Certifications Of Rail Expenditures
The bill also sets up a cash distribution system. Tax money will flow into a special fund to be administered by the Hawaii Department of Budget and Finance. Before disbursing the money to HART, B&F must obtain a certification statement from the state comptroller, which is to verify that any invoice submitted by HART is legitimate.
B&F is required to post all certification statements received from the comptroller on its website within 10 working days of making payments. The bill gives the comptroller $400,000 to hire three full-time workers to verify HART invoices. While HART’s records are public, the increased oversight – and public posting of the invoice reviews – will provide easy-to-access, regularly updated information that the public and media can use to follow the money.
What Will The FTA Do?
Much has been made of a July 24 letter from the Federal Transit Administration to HART’s interim executive director, Krishniah Murthy. The letter said HART’s plan to salvage the foundering project, submitted in April, was inadequate and asked HART to provide a financial plan by Sept. 15.
The FTA didn’t explicitly say it would pull the plug on its $1.55 billion funding and try to claw back the roughly $800 million HART had already received. But the letter said the FTA would “be required to consider its remedies” as outlined in its contract with HART, which calls for the authority to build an elevated train from East Kapolei to Ala Moana Center.
Legislators considered the letter a serious threat.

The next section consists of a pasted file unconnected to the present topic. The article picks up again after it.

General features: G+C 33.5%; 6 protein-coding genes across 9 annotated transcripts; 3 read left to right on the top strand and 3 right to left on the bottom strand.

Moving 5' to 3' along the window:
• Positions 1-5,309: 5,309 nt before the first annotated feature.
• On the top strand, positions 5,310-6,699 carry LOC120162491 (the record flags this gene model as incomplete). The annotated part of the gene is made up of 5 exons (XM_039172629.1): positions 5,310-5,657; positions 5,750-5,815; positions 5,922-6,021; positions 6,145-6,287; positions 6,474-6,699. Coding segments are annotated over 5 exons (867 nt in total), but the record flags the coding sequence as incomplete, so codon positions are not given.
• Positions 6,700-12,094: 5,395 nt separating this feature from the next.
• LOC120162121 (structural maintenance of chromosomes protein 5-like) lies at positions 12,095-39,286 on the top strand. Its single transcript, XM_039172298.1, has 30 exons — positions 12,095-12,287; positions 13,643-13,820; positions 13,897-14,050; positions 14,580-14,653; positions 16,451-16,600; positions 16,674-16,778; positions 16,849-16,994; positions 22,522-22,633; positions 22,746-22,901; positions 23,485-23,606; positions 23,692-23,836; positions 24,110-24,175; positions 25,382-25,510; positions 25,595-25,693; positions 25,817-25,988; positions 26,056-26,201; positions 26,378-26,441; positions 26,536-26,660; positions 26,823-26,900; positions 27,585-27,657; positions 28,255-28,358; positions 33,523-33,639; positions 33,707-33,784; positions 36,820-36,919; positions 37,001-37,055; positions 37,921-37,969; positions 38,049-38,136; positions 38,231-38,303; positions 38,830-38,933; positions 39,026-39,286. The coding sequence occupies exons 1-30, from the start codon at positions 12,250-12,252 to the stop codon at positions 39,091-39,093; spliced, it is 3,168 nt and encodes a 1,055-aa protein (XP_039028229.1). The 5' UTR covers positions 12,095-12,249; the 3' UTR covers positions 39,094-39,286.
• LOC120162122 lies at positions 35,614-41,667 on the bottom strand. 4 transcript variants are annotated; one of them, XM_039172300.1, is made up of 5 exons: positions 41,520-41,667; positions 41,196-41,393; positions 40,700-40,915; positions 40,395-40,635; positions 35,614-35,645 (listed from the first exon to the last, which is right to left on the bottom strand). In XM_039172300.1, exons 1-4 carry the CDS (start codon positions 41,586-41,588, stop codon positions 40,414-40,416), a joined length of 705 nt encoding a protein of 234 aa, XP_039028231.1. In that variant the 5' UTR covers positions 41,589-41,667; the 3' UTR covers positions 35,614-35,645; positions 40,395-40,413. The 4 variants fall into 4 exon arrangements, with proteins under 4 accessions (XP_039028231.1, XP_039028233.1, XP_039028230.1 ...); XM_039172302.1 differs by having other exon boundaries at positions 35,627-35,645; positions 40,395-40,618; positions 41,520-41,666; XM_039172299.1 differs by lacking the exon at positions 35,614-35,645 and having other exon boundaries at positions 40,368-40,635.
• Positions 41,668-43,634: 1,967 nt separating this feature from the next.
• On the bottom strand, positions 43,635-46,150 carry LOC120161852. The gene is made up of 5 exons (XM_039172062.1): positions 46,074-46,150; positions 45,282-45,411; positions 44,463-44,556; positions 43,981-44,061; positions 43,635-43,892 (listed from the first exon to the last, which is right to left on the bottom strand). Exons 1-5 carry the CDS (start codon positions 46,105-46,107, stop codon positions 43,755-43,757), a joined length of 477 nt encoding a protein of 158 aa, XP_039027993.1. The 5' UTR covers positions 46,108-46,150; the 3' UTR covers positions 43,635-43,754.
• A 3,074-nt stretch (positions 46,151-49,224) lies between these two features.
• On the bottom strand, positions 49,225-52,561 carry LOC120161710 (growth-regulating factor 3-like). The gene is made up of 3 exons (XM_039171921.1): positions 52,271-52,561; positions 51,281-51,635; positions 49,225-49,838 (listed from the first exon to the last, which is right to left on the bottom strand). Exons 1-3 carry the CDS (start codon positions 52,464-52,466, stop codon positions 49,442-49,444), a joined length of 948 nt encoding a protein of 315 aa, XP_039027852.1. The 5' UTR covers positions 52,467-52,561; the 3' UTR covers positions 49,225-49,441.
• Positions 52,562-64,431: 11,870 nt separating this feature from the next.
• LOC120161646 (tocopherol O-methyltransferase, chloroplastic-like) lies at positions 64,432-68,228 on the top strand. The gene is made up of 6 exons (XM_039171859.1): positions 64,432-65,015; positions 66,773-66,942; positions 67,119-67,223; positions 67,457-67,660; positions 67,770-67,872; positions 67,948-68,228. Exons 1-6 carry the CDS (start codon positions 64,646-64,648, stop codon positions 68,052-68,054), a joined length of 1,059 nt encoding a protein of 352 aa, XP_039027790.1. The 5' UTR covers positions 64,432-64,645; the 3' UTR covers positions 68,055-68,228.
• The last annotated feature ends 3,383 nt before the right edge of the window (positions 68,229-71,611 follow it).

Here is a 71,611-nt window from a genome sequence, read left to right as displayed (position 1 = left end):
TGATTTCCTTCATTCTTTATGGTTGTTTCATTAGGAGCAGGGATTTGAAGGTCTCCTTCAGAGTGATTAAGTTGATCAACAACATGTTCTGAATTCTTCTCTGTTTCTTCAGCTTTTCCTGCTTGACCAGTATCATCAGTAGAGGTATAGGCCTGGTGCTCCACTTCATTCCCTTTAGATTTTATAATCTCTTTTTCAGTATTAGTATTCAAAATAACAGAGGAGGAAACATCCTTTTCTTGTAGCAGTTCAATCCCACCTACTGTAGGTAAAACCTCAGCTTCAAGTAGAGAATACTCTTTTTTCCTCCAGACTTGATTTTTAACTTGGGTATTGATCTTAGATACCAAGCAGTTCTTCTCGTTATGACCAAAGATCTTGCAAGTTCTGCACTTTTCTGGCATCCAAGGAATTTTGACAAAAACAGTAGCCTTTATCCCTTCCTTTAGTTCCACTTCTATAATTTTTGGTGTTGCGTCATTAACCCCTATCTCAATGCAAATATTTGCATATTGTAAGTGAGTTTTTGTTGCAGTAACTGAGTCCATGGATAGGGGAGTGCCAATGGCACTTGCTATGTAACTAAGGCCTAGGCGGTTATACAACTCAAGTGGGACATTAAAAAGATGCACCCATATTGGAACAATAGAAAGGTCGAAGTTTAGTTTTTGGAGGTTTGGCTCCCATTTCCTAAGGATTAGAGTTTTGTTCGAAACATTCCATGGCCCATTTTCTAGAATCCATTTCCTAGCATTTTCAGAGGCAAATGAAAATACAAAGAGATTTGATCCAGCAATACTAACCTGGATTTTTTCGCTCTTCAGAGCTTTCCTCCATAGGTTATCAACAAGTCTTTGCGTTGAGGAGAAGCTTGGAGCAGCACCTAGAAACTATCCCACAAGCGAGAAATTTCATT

City Council Chair Ron Menor, left, and Mayor Kirk Caldwell repeatedly asked for more money during the session.
Cory Lum/Civil Beat
One of the most controversial questions during the session was whether the Legislature’s bill would be enough to satisfy the FTA. Mayor Kirk Caldwell repeatedly said it was not. He was joined in his assertions by Honolulu City Council Chair Ron Menor, Vice Chair Ikaika Anderson and Budget Committee Chair Joey Manahan.
With his City Council allies backing him, often literally, Caldwell repeatedly asked for more money. He said the Legislature’s $8.165 figure to finish rail, supplied by HART, wasn’t enough. The city needed about $8.7 billion, Caldwell said.
In meeting after meeting Caldwell demanded some $548 million more than what the Legislature had put together. Caldwell said the money was needed to satisfy a “stress test” risk assessment that the FTA would require. Later Caldwell said the city needed some $600 million to $900 million more.
Caldwell finally backed off the stress test claim Wednesday, but only after U.S. Rep. Colleen Hanabusa quoted FTA officials refuting Caldwell’s assertion.
Caldwell was left with legislators bluntly saying they could not trust him.
Post-special session, one of the biggest challenges facing the mayor and his City Council allies may be restoring their credibility on rail issues.
Senior Business Reporter Stewart Yerton worked as an analyst for the Hawaii State Auditor from January 2012-April 2017.